July 17, 1996 - Issue: Vol. 142, No. 105 — Daily Edition104th Congress (1995 - 1996) - 2nd Session
AIRCRAFT REPAIR STATION SAFETY ACT OF 1996; Congressional Record Vol. 142, No. 105
(Extensions of Remarks - July 17, 1996)
Text available as:
Formatting necessary for an accurate reading of this text may be shown by tags (e.g., <DELETED> or <BOLD>) or may be missing from this TXT display. For complete and accurate display of this text, see the PDF.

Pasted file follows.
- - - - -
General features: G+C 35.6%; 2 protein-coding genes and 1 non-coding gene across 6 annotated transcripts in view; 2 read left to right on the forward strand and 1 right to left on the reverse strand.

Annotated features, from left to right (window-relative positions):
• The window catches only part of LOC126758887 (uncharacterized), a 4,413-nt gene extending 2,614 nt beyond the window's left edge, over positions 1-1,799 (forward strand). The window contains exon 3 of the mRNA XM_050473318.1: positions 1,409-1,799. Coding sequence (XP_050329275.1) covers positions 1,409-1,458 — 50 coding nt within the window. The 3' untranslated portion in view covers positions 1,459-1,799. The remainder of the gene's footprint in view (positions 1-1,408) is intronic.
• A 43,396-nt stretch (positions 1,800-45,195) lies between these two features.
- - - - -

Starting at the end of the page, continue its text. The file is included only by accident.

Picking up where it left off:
[Extensions of Remarks] [Page E1305] From the Congressional Record Online through the Government Publishing Office [www.gpo.gov] AIRCRAFT REPAIR STATION SAFETY ACT OF 1996 ______ HON. ROBERT A. BORSKI of pennsylvania in the house of representatives Wednesday, July 17, 1996 Mr. BORSKI. Mr. Speaker, today I am introducing the Aircraft Repair Station Safety Act of 1996, a bill designed to ensure that foreign repair stations that perform work on aircraft owned by U.S.-based airlines meet the same or equivalent safety standards as U.S. repair stations. This legislation is absolutely essential to make sure that, in the interest of the bottom line, U.S. airlines are not tempted to transfer work abroad to repair stations that do not meet the same standards as domestic repair stations. The bill specifically addresses serious safety concern: The 1988 Federal Aviation Administration regulations, part 145, which eased the rules for certification of foreign aircraft repair facilities. As a result of those regulations, there are repair enterprises around the world actively seeking to secure the lucrative maintenance work for U.S. aircraft and components. The FAA's 1988 regulations needlessly changed the rules for worldwide maintenance. Previously, U.S. aircraft were required to be repaired in the United States except in emergencies or if the plane was being used solely in international operations. Today, regularly scheduled maintenance is being performed abroad, even if standards for those foreign repair stations are not as high as those for U.S. stations and regardless of the impact on the U.S. work force. If facilities in countries such as Mexico and Costa Rica succeed in attracting large amounts of work for United States aircraft, I fear that aviation safety standards will erode and high-wage, high-skill United States workers may see their jobs move overseas to take advantage of low wages in Third World nations. This bill will prevent the loss of jobs in the United States to foreign repair stations with lower standards. This issue is much like the issue of the application of U.S. safety standards to foreign airlines, a matter which I examined intensively as chairman of the Subcommittee on Investigations and Oversight in the 102d and 103d Congresses. I was disappointed at that time by the FAA's slow response to the need of application of U.S. safety standards to foreign airlines, just as I am disappointed today by FAA's failure to respond to the need to revise the 1988 regulations. With the heightened national attention to aviation safety issues that exists today, this bill focus on the need to ensure that foreign aircraft repair stations meet the highest possible safety standards by operating under the same rules as U.S. domestic facilities. This bill will promote safe skies, require uniform aircraft repair standards around the world, and shield an important, high wage American job sector from attempts to ship jobs overseas to low-wage countries. With passage of this legislation, we will ensure that foreign repair facilitate do not obtain FAA certification unless they meet the same standards that our Government imposes on U.S. facilities. The Aircraft Repair Station Safety Act of 1996 consists of three main provisions: First, the bill nullifies the November, 1988 FAA regulations which made it far too easy for foreign aircraft repair facilities to obtain FAA certification regardless of need; Second, the bill levels the playing field by requiring foreign facilities to fulfill the same standards as those imposed on domestic repair stations by the FAA; and Third, the bill requires FAA to take strong action against those who would knowingly employ the use of substandard or uncertificated parts. These issues are especially important and timely in the wake of the Valujet tragedy where we discovered a confusing maze of 56 contractors and subcontractors used to handle aircraft maintenance normally performed in-house by the major air carriers. It is clear that there were serious problems with the regulatory system's ability to conduct adequate surveillance of domestic contract operators. At the same time, we cannot ignore the potential regulatory and enforcement problems associated with oversight of foreign facilities. Unless overturned, the current FAA regulations could inspire U.S. air carriers to send high-wage mechanics jobs to low-wage countries. FAA- certified facilities in Mexico and Costa Rica, as well as other countries, employ workers who, in comparison to U.S. workers, earn extremely low wages to perform highly specialized, sensitive jobs. In Tijuana, Mexico, a massive FAA-certified facility is ready to take on aircraft maintenance work even though there is sufficient capacity with thousands of skilled American workers ready to handle this safety- sensitive work. The purpose of the Tijuana facility is clear: to lure lucrative aircraft repair business from the United States at the expense of high-wage American jobs. Congress and the FAA have the clear responsibility to ensure that the traveling public does not face unnecessary risks caused by the expansion of globalization of air transport to the area of aircraft maintenance. This expansion must not result in the reduction of safety standards. We also have the duty to discourage the movement of high-skill mechanics jobs overseas and to make sure that any unscrupulous company that would knowingly use bogus parts faces a loss of certification. The Aircraft Repair Station Safety Act of 1996 brings common sense and equity to the FAA's aircraft repair facility certification program. I urge my colleagues to join me in support of the Aircraft Repair Station Safety Act of 1996. ____________________